Chronic bute use can con­trib­ute to prob­lems in­clud­ing stom­ach ul­cers and kid­ney fail­ure.

Horse & Rider - - Practice Pen -

ef­fec­tive. Plain, un­pro­tected pow­der—as from a com­pound­ing phar­macy— doesn’t work. In this sit­u­a­tion, Mar­ley’s owner is ad­min­is­ter­ing a med­i­ca­tion that won’t work even if this pre­sumed di­ag­no­sis is cor­rect.

The al­ter­na­tives: Gas­tric ul­cers re­quire an ac­cu­rate di­ag­no­sis, which is eas­ily done with a sim­ple and rel­a­tively in­ex­pen­sive di­ag­nos­tic test called gas­troscopy. It al­lows your vet­eri­nar­ian to look di­rectly at your horse’s stom­ach lin­ing. If ul­cers are con­firmed, treat­ment with a buffered form of omepra­zole such as Gas­troGard is likely to be rec­om­mended. How­ever, when it comes to ul­cers, proper man­age­ment is crit­i­cal for long-term suc­cess. Even if your vet doesn’t see ev­i­dence of ul­cers in your horse’s stom­ach, many of the fol­low­ing man­age­ment strate­gies will help re­duce risk of colic from other causes.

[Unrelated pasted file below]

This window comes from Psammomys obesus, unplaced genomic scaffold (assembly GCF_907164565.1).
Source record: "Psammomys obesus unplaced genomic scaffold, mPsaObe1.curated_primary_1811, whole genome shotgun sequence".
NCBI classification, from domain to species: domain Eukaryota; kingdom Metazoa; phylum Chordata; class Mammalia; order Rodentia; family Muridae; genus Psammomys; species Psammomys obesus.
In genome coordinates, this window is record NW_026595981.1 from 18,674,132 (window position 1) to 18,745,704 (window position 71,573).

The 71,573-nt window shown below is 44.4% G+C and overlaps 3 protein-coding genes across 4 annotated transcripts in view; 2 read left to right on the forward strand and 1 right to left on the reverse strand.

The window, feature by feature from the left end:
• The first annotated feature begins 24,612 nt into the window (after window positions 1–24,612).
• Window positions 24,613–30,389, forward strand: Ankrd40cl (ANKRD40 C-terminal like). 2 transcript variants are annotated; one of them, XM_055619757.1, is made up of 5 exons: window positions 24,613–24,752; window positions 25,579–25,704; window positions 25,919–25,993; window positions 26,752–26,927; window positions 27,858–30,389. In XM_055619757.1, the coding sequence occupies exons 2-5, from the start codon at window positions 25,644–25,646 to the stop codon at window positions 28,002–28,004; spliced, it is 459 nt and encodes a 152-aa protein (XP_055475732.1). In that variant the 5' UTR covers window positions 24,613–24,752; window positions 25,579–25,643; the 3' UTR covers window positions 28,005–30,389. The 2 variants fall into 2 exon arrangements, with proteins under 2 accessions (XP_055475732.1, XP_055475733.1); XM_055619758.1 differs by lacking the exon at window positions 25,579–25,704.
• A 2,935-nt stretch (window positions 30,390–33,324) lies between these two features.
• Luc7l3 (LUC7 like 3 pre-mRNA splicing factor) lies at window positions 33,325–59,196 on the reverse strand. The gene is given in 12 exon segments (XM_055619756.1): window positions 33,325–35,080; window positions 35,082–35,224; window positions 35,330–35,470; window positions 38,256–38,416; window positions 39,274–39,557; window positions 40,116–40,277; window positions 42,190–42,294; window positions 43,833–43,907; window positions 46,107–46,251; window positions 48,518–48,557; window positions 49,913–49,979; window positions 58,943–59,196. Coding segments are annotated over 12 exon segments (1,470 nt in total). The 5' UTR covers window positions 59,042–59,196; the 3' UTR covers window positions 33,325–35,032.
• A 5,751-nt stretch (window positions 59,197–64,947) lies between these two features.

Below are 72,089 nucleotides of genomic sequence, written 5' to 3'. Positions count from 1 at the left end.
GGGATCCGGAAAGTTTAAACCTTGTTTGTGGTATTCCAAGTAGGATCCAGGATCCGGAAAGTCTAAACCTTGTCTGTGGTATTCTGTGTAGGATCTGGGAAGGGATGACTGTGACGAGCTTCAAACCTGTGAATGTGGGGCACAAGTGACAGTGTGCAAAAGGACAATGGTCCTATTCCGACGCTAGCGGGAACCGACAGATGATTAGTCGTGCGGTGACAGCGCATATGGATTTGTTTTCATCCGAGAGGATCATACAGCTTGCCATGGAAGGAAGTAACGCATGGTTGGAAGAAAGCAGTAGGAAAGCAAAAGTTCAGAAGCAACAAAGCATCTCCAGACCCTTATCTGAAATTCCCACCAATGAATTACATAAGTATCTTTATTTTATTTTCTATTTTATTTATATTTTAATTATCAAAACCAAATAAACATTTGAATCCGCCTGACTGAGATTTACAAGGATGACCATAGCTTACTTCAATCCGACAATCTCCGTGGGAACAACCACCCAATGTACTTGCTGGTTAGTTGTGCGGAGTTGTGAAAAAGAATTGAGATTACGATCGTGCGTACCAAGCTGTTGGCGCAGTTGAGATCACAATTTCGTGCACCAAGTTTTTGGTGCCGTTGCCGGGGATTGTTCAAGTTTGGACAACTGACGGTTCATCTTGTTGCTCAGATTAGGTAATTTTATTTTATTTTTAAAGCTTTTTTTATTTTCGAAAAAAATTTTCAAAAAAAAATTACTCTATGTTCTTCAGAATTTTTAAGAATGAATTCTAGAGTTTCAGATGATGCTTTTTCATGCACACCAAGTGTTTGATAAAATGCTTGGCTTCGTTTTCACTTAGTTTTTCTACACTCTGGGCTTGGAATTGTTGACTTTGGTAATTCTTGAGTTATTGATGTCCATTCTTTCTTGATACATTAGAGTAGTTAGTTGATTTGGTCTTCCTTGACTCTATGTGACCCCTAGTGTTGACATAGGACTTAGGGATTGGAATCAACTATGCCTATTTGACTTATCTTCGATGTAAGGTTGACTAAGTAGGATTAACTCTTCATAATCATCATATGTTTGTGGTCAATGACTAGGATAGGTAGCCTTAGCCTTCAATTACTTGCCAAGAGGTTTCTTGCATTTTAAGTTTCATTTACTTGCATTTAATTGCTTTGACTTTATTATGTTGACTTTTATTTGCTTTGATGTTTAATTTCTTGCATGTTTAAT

To pre­vent ul­cers and keep Mar­ley’s belly com­fort­able, his owner should pro­vide plenty of turnout time, ide­ally in the com­pany of other horses. Feed­ing from a slow feeder or at fre­quent in­ter­vals of six hours or less is also ben­e­fi­cial, along with a min­i­mal amount of grain, fed after hay. Stud­ies have also shown that feed­ing a small amount of al­falfa hay can also help re­duce ul­cer risk.

Sce­nario #5: Oh, My Aching Back

The sub­ject: Toby is a 15-year-old Ap­pendix Quar­ter Horse geld­ing used for trail rid­ing. His owner rarely rides dur­ing the week, but loves to go on trail rides on the week­ends and usu­ally sched­ules sev­eral overnight camp­ing trips each sum­mer. Toby’s back gets sore after al­most ev­ery ride.

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